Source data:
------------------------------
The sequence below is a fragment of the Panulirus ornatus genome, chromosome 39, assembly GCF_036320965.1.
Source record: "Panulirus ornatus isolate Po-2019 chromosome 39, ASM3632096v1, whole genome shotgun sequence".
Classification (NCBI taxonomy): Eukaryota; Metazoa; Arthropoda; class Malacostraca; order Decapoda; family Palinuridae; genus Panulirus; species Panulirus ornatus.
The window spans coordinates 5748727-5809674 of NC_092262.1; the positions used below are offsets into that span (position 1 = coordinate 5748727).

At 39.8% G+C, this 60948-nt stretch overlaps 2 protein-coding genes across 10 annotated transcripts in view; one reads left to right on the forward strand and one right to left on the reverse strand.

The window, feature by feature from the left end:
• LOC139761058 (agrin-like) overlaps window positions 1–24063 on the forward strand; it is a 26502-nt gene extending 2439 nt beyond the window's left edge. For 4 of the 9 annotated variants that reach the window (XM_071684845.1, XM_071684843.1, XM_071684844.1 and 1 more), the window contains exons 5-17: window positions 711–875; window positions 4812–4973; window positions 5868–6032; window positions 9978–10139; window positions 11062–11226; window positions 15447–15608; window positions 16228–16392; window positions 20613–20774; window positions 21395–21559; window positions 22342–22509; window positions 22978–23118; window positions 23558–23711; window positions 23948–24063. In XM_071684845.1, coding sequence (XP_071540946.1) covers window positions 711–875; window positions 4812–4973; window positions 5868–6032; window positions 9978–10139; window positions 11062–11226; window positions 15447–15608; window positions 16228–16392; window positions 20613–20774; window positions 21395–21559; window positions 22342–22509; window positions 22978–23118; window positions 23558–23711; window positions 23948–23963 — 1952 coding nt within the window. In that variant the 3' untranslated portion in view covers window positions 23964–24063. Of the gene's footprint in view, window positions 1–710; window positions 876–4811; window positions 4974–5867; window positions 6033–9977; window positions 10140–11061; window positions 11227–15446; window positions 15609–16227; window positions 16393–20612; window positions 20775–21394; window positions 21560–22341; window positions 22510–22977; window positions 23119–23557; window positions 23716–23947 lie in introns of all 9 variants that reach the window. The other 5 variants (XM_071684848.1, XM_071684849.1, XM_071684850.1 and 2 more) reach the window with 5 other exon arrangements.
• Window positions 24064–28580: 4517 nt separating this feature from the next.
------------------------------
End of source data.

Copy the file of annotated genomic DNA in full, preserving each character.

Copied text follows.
The sequence below is a fragment of the Panulirus ornatus genome, chromosome 39, assembly GCF_036320965.1.
Source record: "Panulirus ornatus isolate Po-2019 chromosome 39, ASM3632096v1, whole genome shotgun sequence".
Classification (NCBI taxonomy): Eukaryota; Metazoa; Arthropoda; class Malacostraca; order Decapoda; family Palinuridae; genus Panulirus; species Panulirus ornatus.
The window spans coordinates 5748727-5809674 of NC_092262.1; the positions used below are offsets into that span (position 1 = coordinate 5748727).

At 39.8% G+C, this 60948-nt stretch overlaps 2 protein-coding genes across 10 annotated transcripts in view; one reads left to right on the forward strand and one right to left on the reverse strand.

The window, feature by feature from the left end:
• LOC139761058 (agrin-like) overlaps window positions 1–24063 on the forward strand; it is a 26502-nt gene extending 2439 nt beyond the window's left edge. For 4 of the 9 annotated variants that reach the window (XM_071684845.1, XM_071684843.1, XM_071684844.1 and 1 more), the window contains exons 5-17: window positions 711–875; window positions 4812–4973; window positions 5868–6032; window positions 9978–10139; window positions 11062–11226; window positions 15447–15608; window positions 16228–16392; window positions 20613–20774; window positions 21395–21559; window positions 22342–22509; window positions 22978–23118; window positions 23558–23711; window positions 23948–24063. In XM_071684845.1, coding sequence (XP_071540946.1) covers window positions 711–875; window positions 4812–4973; window positions 5868–6032; window positions 9978–10139; window positions 11062–11226; window positions 15447–15608; window positions 16228–16392; window positions 20613–20774; window positions 21395–21559; window positions 22342–22509; window positions 22978–23118; window positions 23558–23711; window positions 23948–23963 — 1952 coding nt within the window. In that variant the 3' untranslated portion in view covers window positions 23964–24063. Of the gene's footprint in view, window positions 1–710; window positions 876–4811; window positions 4974–5867; window positions 6033–9977; window positions 10140–11061; window positions 11227–15446; window positions 15609–16227; window positions 16393–20612; window positions 20775–21394; window positions 21560–22341; window positions 22510–22977; window positions 23119–23557; window positions 23716–23947 lie in introns of all 9 variants that reach the window. The other 5 variants (XM_071684848.1, XM_071684849.1, XM_071684850.1 and 2 more) reach the window with 5 other exon arrangements.
• Window positions 24064–28580: 4517 nt separating this feature from the next.